The Brexit transition period ended on 31 December 2020 and companies have been operating in the new normal for more than a month now.
While many relevant practical questions for businesses remain open and still need to be resolved, companies should also not forget to consider longer timelines and develop holistic approaches.
How can companies take the opportunity presented by this change to develop competitive business models? How can they create value in the short, medium and long term? And what are the first steps to be taken in getting there?
23 February 2021 | 1pm –2pm GMT , 2pm – 3pm CET (Central Europe)
In January we hosted a global indirect tax webcast to discuss the UK EU Trade and Cooperation Agreement (TCA). Over 1200 businesses joined our webcast and we received more than 200 questions. We have continued to be inundated by questions on the TCA. This is clearly an area we are all grappling with and, whilst the TCA eliminates all customs duties on goods which originate in the UK or EU – representing the most extensive trade agreement on tariffs the EU has ever made, there are still almost as many unknowns as knowns! .Consequently we are delighted to invite you to the next in the series of global indirect tax webcasts : Brexit TCA Part 2!
Many territories are introducing low value goods rules which, depending on whether the seller is an underlying supplier, an electronic marketplace, a re-deliverer, or a combination of these will impact businesses selling goods cross borders.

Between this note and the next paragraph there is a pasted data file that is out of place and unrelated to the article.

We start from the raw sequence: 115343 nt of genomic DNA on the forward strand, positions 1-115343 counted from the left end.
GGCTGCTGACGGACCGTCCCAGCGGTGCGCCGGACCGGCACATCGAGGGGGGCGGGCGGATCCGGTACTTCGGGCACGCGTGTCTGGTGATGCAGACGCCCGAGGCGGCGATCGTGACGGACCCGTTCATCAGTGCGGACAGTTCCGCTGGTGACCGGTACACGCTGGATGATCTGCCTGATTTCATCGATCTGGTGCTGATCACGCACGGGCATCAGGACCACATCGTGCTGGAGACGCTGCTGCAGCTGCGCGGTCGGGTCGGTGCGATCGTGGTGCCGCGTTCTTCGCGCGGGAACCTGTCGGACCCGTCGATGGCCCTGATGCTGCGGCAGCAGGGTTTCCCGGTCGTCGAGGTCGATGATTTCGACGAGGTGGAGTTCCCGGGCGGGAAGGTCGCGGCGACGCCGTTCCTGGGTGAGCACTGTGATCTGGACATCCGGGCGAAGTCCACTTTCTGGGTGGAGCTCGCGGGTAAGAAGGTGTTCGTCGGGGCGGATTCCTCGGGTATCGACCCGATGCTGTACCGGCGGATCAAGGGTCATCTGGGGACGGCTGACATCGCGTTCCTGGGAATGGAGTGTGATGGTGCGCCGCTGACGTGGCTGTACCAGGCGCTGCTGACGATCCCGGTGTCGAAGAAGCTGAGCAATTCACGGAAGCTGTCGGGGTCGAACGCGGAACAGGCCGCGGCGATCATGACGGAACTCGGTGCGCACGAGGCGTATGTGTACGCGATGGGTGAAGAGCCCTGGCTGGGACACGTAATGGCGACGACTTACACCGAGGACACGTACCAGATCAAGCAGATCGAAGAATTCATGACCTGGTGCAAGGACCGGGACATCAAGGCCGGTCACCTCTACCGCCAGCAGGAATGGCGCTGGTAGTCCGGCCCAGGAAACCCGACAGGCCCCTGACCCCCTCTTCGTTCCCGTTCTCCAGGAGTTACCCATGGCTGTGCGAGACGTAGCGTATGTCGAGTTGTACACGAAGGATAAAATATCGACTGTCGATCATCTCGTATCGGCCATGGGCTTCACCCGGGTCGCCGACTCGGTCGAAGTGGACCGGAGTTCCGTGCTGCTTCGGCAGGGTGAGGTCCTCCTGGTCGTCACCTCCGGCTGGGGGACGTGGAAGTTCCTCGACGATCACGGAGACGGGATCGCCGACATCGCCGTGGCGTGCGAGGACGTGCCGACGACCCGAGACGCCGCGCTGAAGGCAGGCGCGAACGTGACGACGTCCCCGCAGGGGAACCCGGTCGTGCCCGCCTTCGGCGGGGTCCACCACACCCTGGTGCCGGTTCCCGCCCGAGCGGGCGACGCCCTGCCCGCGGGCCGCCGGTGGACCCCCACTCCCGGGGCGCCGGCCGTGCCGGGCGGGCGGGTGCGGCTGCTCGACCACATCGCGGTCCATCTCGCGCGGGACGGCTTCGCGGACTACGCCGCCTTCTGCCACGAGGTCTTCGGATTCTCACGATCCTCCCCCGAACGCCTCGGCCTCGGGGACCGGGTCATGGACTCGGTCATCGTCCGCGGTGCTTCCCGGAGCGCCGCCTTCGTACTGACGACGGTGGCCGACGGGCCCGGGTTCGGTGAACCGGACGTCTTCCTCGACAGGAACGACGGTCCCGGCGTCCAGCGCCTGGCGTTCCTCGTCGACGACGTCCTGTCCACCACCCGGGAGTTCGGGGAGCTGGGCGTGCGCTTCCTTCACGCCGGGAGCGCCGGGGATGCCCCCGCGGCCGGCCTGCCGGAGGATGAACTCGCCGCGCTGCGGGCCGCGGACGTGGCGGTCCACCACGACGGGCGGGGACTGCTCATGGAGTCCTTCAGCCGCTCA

On 13 July 2020, the UK Government published the Border Operating Model which provides guidance on how the customs border for trade between the EU and Great Britain will work following the end of the Brexit transition period of 31 December 2020.
I hope that despite the corona crisis, things are going well for you and your loved ones. I am posting this message to invite you to our webcast series Indirect Tax Technology: The Power of Digitalisation
As you may have seen, on 13 July 2020, the UK Government published the Border Operating Model which provides guidance on how the customs border for trade between the EU and Great Britain will work following the end of the Brexit transition period of 31 December 2020
The German legislator has recently published a draft law reducing the German VAT rates for the second half of 2020 in order to cope with the consequences of the Covid-19 pandemic. According to the draft law, the standard VAT rate will be reduced from 19% to 16% and the reduced VAT rate from 7% to 5% in the period 1 July to 31 December 2020.
The Federal Ministry of Finance (BMF) has already published a draft decree dated 11 June 2020 on the temporary reduction and (re)increase of VAT rates. To date, it is not yet fully clear when a final version of the decree will be published. In many cases, the draft of the decree resembles in detail the BMF decree of 11 August 2006, which was issued at the time of the last standard VAT rate increase (on 1 January 2007) from 16% to 19%.
Der Lockdown verursacht immense wirtschaftliche Schäden. Bereits jetzt schnellen die Arbeitslosenzahlen in die Höhe und insbesondere KMUs der Gastro- und Kulturbranche sind in der Existenz bedroht. Inwieweit können und sollten wirtschaftliche Aspekte in die Ausrichtung der Strategie zur Bewältigung der Coronakrise einfliessen?